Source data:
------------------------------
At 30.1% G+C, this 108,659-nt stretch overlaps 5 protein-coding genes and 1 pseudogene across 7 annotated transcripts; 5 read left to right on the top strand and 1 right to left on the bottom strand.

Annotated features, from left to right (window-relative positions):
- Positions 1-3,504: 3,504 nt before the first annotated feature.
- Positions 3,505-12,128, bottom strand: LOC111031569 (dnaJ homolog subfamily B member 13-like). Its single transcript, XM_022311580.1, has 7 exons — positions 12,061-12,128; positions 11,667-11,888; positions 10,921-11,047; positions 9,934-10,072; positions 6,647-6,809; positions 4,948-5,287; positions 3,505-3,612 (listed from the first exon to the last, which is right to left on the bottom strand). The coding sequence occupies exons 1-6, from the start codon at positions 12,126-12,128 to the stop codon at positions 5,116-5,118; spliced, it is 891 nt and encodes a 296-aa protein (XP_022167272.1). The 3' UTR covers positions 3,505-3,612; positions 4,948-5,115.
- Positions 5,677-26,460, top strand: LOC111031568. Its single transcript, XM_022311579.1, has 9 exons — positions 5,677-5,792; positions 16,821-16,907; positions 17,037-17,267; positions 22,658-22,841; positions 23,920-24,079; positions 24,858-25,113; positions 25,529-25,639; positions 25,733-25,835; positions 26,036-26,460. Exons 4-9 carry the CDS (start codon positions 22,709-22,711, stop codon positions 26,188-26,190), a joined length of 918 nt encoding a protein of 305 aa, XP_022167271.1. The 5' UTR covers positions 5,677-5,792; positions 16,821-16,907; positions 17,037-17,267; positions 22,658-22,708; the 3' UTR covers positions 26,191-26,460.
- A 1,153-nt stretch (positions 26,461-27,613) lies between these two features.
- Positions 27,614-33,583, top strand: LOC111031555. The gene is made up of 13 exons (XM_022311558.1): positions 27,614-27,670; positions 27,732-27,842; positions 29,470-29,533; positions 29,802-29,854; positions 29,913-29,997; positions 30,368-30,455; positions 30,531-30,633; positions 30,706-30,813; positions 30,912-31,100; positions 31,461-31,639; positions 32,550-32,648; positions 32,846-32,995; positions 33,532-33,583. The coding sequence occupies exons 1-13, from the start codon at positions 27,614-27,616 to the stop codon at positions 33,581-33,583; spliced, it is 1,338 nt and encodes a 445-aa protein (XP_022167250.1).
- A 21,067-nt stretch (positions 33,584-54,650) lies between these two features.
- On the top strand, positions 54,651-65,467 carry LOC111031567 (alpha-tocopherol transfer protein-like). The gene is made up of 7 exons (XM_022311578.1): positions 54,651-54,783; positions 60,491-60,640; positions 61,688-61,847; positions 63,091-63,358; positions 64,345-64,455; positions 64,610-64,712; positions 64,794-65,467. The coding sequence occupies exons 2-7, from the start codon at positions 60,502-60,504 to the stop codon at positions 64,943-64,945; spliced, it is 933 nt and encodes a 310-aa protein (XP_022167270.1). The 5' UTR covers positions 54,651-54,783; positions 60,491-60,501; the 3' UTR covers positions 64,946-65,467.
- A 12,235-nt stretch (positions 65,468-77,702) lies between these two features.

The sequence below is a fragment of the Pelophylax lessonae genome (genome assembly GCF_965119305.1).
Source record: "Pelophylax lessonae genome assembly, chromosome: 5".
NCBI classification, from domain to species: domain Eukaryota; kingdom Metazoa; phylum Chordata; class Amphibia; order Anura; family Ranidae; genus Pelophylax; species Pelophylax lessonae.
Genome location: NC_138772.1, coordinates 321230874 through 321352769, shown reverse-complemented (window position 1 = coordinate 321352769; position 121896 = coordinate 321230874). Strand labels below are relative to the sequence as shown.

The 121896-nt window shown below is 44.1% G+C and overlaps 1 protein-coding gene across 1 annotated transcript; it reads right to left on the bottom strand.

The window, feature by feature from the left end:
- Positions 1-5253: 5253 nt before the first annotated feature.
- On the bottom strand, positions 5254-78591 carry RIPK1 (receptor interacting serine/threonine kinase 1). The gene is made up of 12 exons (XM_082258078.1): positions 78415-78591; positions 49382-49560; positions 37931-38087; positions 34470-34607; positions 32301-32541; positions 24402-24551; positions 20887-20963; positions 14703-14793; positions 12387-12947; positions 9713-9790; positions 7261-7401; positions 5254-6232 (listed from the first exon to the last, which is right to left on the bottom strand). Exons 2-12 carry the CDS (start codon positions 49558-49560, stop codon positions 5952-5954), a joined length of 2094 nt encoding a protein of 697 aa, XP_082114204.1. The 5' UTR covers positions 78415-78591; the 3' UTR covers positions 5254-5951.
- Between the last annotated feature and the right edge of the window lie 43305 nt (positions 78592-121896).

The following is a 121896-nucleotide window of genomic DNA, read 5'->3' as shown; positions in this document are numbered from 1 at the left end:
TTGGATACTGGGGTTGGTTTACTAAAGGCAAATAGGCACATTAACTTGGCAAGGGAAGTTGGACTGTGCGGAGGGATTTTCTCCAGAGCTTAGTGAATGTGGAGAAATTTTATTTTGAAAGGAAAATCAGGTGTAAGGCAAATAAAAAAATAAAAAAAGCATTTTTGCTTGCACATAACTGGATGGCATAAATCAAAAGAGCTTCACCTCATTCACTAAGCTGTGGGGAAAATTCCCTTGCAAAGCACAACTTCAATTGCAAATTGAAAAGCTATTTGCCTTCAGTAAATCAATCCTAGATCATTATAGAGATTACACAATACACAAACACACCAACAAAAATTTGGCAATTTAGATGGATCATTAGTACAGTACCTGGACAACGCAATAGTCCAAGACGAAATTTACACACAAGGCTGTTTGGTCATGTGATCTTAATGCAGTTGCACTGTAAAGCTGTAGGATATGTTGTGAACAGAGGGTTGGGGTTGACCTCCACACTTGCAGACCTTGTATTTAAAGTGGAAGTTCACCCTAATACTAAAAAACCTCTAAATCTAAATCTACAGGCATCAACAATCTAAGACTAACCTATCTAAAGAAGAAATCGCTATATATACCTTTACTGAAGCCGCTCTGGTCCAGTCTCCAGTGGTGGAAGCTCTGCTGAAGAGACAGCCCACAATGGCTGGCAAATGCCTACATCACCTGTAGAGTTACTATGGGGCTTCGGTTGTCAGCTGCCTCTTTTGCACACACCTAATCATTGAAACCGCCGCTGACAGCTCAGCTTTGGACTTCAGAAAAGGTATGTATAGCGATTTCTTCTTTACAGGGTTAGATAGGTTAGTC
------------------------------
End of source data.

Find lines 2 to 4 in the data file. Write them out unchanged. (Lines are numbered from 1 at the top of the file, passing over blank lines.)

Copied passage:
Annotated features, from left to right (window-relative positions):
- Positions 1-3,504: 3,504 nt before the first annotated feature.
- Positions 3,505-12,128, bottom strand: LOC111031569 (dnaJ homolog subfamily B member 13-like). Its single transcript, XM_022311580.1, has 7 exons — positions 12,061-12,128; positions 11,667-11,888; positions 10,921-11,047; positions 9,934-10,072; positions 6,647-6,809; positions 4,948-5,287; positions 3,505-3,612 (listed from the first exon to the last, which is right to left on the bottom strand). The coding sequence occupies exons 1-6, from the start codon at positions 12,126-12,128 to the stop codon at positions 5,116-5,118; spliced, it is 891 nt and encodes a 296-aa protein (XP_022167272.1). The 3' UTR covers positions 3,505-3,612; positions 4,948-5,115.